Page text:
There’s no way around it: 2015 is a big year.
From major elections to historic summits of world leaders, there are a lot of important moments to watch out for around the globe.
Africa, in particular, is set to have an eventful year. But some of the most important issues and events happening on the continent in 2015 may not be familiar to US audiences.
This month, the Brookings Institute’s Africa Growth Initiative helpfully identified what it considers to be some of the top priorities for Africa in 2015. Their report, called Foresight Africa, lists a wide range of issues, from Ebola to the African Union to US-Africa relations. Though each African country is unique and will have its own set of opportunities and challenges in 2015, the list provides a very useful context for the year.
Brookings Institute Vice President Steven Bennett summed up the report’s goal at a panel discussion last week:
Africa simply doesn’t get enough air time in the United States. Think about it: one of the biggest news stories out of Africa last year was Oscar Pistorius’ murder trial. Given the other things happening in Africa that were more impactful on a global scale…this is really emblematic of the challenge we face. There just isn’t as much of a focus on Africa as their needs to be.
So, what should you be paying attention to when it comes to Africa this year? Check out four big priorities that made the Brookings Institute’s list:
More than a dozen African nations will conduct elections in 2015, including Nigeria, the continent’s largest country in terms of population and economy. As the Brookings report notes, some African nations are only recently transitioning to democracies, so 2015 has the potential to yield cause for celebration. On the other hand, the report cautions that countries must ensure their citizens feel elections are free, fair and credible—which shows how important transparency and good governance will be in 2015.
The Ebola outbreak in West Africa was a dominant news story in 2014. While the number of new deaths is decreasing, there is still a lot of work left to do. Vera Songwe, a Brookings fellow, spoke at last week’s panel about the continent’s need to rebuild and strengthen health systems, as well as deal with the spillover effects the outbreak has had on economic activity.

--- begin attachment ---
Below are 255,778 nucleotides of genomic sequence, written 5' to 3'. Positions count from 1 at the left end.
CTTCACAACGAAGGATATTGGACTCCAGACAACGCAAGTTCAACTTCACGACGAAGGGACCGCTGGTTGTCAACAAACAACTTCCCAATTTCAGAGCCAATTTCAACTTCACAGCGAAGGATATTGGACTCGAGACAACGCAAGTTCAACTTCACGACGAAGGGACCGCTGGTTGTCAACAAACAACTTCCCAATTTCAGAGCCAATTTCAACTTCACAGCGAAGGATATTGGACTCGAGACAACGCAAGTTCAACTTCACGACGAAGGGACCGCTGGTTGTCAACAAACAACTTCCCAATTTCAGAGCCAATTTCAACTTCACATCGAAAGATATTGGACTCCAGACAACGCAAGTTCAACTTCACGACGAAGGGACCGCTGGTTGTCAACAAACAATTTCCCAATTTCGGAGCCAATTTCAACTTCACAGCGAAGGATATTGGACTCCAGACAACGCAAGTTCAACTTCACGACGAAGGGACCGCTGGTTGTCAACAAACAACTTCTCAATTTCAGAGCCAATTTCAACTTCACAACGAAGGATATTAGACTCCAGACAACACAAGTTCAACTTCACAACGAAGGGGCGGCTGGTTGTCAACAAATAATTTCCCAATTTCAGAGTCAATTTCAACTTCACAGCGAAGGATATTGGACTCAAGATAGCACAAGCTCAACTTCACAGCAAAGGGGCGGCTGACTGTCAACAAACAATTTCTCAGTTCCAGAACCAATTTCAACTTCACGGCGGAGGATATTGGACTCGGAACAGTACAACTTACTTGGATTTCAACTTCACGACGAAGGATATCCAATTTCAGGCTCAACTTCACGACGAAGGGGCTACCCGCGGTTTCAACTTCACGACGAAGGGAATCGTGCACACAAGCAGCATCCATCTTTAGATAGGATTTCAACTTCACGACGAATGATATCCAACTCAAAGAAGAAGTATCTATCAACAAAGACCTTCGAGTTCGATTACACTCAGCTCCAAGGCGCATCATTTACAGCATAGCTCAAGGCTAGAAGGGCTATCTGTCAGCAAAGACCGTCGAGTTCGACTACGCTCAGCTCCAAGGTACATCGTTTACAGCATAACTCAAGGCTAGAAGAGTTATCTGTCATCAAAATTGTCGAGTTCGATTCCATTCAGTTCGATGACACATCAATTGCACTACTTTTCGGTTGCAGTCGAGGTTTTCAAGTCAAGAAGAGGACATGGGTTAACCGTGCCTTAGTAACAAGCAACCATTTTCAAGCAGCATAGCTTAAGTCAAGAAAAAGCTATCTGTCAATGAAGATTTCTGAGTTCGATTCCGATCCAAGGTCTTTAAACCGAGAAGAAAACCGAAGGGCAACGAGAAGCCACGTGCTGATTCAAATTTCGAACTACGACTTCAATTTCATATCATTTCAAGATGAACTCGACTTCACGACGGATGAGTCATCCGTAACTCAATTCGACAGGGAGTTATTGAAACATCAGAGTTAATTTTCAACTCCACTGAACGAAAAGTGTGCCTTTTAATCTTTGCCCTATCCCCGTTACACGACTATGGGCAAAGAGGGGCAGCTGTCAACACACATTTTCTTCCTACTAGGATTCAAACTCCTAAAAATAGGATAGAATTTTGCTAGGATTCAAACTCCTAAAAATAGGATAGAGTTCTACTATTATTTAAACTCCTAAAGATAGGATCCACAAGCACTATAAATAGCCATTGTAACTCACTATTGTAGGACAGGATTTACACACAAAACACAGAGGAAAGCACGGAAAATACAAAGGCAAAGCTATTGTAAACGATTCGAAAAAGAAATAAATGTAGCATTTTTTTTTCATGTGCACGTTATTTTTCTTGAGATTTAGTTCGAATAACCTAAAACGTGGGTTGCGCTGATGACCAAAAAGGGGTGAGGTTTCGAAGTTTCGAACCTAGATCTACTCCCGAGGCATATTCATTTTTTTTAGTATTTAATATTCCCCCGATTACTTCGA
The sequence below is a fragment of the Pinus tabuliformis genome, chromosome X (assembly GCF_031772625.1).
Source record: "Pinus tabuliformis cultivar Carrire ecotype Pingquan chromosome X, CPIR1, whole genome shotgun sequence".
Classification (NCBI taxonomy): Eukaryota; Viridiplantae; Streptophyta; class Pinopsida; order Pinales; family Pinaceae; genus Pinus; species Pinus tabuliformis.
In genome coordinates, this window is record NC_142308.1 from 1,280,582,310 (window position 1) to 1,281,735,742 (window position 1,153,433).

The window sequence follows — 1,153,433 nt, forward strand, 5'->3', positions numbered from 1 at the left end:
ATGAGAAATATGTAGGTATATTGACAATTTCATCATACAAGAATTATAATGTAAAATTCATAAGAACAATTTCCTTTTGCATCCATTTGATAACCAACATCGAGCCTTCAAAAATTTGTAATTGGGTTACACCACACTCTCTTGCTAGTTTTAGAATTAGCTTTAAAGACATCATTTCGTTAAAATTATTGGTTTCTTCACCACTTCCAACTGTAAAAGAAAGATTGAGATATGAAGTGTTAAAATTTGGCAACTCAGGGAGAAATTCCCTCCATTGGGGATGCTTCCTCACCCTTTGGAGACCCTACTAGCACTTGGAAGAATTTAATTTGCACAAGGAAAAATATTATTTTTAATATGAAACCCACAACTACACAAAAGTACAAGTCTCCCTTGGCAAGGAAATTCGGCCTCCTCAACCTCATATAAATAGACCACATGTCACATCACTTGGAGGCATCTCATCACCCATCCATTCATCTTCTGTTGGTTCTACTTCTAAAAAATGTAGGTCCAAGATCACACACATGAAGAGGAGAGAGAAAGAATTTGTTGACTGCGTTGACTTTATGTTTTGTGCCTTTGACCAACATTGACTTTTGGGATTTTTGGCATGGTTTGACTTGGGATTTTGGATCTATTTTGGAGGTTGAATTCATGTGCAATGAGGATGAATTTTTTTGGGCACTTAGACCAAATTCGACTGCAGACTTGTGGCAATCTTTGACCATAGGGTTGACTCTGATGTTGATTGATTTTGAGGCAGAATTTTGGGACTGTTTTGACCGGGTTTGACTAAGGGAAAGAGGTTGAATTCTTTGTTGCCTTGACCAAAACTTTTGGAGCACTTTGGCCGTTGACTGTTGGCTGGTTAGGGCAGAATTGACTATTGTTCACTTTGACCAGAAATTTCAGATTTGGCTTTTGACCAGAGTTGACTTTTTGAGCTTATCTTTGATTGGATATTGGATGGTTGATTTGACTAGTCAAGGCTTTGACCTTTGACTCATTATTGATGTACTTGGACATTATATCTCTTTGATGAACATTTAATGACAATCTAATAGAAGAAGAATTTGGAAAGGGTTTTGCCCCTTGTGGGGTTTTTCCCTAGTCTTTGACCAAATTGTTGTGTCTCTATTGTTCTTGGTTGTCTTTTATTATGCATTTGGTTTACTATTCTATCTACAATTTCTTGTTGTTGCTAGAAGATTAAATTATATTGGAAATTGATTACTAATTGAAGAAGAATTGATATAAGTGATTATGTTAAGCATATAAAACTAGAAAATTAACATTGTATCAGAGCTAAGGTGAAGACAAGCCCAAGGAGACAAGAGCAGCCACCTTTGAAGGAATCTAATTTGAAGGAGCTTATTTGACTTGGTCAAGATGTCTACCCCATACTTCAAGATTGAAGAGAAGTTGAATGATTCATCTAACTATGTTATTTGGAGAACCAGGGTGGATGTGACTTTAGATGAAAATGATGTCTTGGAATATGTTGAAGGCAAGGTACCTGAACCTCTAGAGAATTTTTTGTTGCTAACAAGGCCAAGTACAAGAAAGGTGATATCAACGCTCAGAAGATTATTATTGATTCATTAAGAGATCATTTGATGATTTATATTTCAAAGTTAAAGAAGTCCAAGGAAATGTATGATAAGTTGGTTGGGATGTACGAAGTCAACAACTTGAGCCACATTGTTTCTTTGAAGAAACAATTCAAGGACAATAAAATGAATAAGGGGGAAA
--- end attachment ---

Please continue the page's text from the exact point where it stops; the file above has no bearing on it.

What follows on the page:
According to Songwe , improved international funding for the crisis will also be critical in 2015. “As we speak, there is a clear downward trend for Ebola, but we are still looking at a huge fiscal gap for funding this,” she said.
Want to learn more? You can find out which donors are keeping their commitments by using ONE’s interactive Ebola Response Tracker.
3. Peace and Security
— Brookings Global (@BrookingsGlobal) January 15, 2015
Despite news coverage to the contrary, the Brookings Institute report argues that violence across the continent is decreasing—but it will take renewed efforts to continue this trend in 2015.
“On balance, Africa is doing gradually better in development terms. But that’s a gradual trend line, and unfortunately I don’t think we are doing enough, fast enough,” said Michael O’Hanlon, the Director of Foreign Policy Research at the Center for 21st Century Security and Intelligence, who co-authored this section of the Brookings report.
He identified bright spots in his predictions for 2015, like fewer instances of civil war and “success stories” like Somalia. But he also cautioned that challenges such as Boko Haram in Nigeria and high crime rates in many countries leave a lot of work to do for peacebuilding this year.
4. US-Africa Relations
2013 and 2014 were historic years for US-Africa relations. Highlights included the launch of initiatives like Power Africa and the Young African Leaders Initiative, as well as the first ever US-African Leaders Summit, which brought 50 African heads of state to Washington, DC.
Despite this, Witney Schneidman, a Brookings Fellow, said President Obama’s legacy on enhancing US-Africa relations is still very much a work in progress. “I think the big question following all the activity the last two years is follow-up and deepening those relationships. Basically, what comes next?”
You can delve into the rest of the Brookings Institute’s report here.
What else do you think should be a top priority for Africa in 2015? Tell us in a comment below!